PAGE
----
When Ron Powers was growing up in Hannibal in the 1940s and '50s, he would walk to the town's historic district with a friend and marvel at the variety of license plates on visitors' cars.
"None of us had ever been anywhere, but they had come to see us," said Powers, a Pulitzer Prize-winning writer and historian. "It meant something to us. It added to the majesty of the town.
"One of our guys made it."
That "guy," Samuel Clemens, better known as Mark Twain, one of America's greatest literary figures, is still drawing visitors to Hannibal, the Mississippi River town of his boyhood.
And officials hope even more literary pilgrims will come this year to mark the centenary of the author's death and see the place that inspired Twain's masterpieces, "The Adventures of Tom Sawyer" and "Adventures of Huckleberry Finn."
Last year Hannibal welcomed 300,000 people, 60,000 of them to the Mark Twain Boyhood Home & Museum. While the town also offers river cruises, cave tours and enough other attractions for a two-day visit, museum executive director Cindy Lovell said Hannibal is a "holy land" for Twainiacs like herself. She said she "walked around in a daze" on her first visit, adding: "I see other people who react the same way. A young man from India who openly cried, he was so moved to be here."
Clemens lived in Hannibal from age 4 to 18, and the caves, cemeteries and islands off the mighty river that he wandered as a boy are still here, along with his family's simple clapboard house and the home of his first sweetheart, the inspiration for Becky Thatcher from "Tom Sawyer." Both homes are owned by the museum.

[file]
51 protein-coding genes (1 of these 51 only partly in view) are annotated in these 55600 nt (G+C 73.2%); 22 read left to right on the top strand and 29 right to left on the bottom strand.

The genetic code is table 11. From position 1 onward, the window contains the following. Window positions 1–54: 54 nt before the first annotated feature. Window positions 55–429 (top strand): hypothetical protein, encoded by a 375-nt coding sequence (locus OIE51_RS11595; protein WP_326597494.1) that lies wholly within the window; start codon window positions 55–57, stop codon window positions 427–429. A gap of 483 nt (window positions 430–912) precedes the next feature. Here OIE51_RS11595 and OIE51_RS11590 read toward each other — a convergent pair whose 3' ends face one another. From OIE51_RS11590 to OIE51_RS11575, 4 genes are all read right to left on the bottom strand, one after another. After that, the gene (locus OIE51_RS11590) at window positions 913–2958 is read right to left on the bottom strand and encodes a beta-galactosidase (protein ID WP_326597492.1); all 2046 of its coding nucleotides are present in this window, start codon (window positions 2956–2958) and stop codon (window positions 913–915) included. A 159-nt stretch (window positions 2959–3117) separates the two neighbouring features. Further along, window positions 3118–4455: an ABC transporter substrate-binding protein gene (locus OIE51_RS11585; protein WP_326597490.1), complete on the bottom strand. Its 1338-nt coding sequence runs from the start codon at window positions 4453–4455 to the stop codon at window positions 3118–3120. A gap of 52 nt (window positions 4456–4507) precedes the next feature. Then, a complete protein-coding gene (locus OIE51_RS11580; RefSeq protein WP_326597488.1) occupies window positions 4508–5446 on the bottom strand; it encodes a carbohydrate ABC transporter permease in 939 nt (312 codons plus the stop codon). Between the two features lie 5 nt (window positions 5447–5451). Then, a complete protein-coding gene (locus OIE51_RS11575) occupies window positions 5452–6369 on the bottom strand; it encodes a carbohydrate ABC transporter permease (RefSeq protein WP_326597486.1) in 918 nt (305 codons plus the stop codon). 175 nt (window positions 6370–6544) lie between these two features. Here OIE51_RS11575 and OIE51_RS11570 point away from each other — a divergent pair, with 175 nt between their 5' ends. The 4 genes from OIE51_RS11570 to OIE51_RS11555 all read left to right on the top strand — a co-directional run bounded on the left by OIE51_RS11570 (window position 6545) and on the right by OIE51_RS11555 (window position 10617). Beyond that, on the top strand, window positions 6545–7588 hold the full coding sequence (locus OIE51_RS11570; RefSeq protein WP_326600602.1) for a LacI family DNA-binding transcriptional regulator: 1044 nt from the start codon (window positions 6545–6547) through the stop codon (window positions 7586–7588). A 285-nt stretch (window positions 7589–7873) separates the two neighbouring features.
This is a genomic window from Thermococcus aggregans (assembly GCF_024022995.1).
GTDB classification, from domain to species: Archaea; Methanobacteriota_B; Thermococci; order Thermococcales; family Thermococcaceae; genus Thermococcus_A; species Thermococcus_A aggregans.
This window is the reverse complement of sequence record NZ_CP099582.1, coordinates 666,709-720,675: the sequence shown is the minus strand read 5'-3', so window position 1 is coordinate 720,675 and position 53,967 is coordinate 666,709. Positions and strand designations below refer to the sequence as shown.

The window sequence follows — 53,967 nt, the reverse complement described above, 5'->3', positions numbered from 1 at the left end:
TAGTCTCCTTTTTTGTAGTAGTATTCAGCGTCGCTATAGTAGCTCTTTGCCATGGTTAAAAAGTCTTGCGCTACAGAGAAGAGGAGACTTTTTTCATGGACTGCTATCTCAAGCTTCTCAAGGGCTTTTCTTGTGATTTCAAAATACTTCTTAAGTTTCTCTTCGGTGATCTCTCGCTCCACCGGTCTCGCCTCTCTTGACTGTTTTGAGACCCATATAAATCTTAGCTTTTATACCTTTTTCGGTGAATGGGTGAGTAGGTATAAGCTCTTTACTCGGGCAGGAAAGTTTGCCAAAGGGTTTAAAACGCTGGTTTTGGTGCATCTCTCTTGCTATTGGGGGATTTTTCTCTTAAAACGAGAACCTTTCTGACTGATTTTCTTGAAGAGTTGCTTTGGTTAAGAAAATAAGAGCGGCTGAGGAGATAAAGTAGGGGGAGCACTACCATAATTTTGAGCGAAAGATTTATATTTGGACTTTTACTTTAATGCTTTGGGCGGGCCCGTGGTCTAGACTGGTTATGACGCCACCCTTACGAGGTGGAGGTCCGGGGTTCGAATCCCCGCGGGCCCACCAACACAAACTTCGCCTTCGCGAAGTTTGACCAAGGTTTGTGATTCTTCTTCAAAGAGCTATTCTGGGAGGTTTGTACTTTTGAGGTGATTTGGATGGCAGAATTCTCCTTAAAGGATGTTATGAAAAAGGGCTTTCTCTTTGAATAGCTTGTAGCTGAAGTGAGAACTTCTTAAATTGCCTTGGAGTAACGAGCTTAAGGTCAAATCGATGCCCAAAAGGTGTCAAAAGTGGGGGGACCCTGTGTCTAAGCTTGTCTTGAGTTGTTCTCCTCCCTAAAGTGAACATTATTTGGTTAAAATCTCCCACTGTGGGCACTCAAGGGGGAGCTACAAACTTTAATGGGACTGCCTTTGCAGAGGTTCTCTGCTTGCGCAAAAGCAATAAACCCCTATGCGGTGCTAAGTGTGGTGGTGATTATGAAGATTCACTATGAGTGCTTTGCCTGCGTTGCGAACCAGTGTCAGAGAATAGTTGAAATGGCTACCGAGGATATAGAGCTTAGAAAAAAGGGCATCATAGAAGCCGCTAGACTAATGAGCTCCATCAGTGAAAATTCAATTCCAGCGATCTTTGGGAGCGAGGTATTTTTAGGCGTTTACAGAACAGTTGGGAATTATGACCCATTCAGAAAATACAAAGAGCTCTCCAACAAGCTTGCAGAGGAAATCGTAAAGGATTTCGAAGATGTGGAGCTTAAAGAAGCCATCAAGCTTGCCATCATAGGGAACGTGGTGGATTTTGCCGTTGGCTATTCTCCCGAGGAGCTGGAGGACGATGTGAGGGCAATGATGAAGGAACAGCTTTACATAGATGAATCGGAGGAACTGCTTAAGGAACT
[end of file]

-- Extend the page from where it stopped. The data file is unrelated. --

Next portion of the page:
In his autobiography, Twain wrote, "In the small town of Hannibal, Missouri, when I was a boy, everybody was poor but didn't know it; and everybody was comfortable and did know it."
Exhibits in the museum, which curator Henry Sweets built up from the original couple of rooms to an institution, feature Twain's books and the experiences that inspired them, along with such artifacts as the writer's desk and chair. Also on display are 15 original drawings Norman Rockwell created in 1935 to illustrate commemorative editions of "Tom Sawyer" and "Huckleberry Finn." Rockwell traveled to Hannibal to gather material for the pictures, even sketching inside the cave young Sam explored as a kid, and where Tom Sawyer and Becky Thatcher got lost.
Newspaper clippings, photographs and documents recall Twain's family life in Hannibal and his later visits to bury his mother and give out diplomas to the high school graduates of 1902. Twain died at his home in Connecticut on April 21, 1910.
Museum properties also include an interpretive center, the Huckleberry Finn House, the office of Clemens' father, who was a justice of the peace, and Grant's Drug Store, above which the Clemens family lived when they fell on hard times.
Clemens' family owned slaves for a time in Hannibal, but Illinois, a free state, was just across the river. "Adventures of Huckleberry Finn" tells the story of Huck's travels on the river with an escaped slave, Jim.
The Clemens family fortunes changed after Sam's father died, and his mother had to take in boarders. Sam boarded outside the home starting at age 11 as a printer's apprentice at the local Hannibal newspaper, "the poor boy's college," said Lovell.
Clemens later worked as a Mississippi River pilot during the golden age of steamboats. His pen name, Mark Twain, was a term used by boatsmen to indicate water depth.
Powers, who has studied and written about Mark Twain, called Hannibal "a small town on a great, vast prairie, with a great interruption, the Mississippi River. When Sammy was a boy, it brought circuses, gamblers, magicians. All these people came to Hannibal on the boat. That magic is still there.
"When you stand on the outlook at Riverview Park, and the river disappears over the curve of the Earth, the majesty of it is beyond words, except Mark Twain's words," Powers said. "When the light gets warm and turns the river on, it's unlike a sight anywhere else in the country."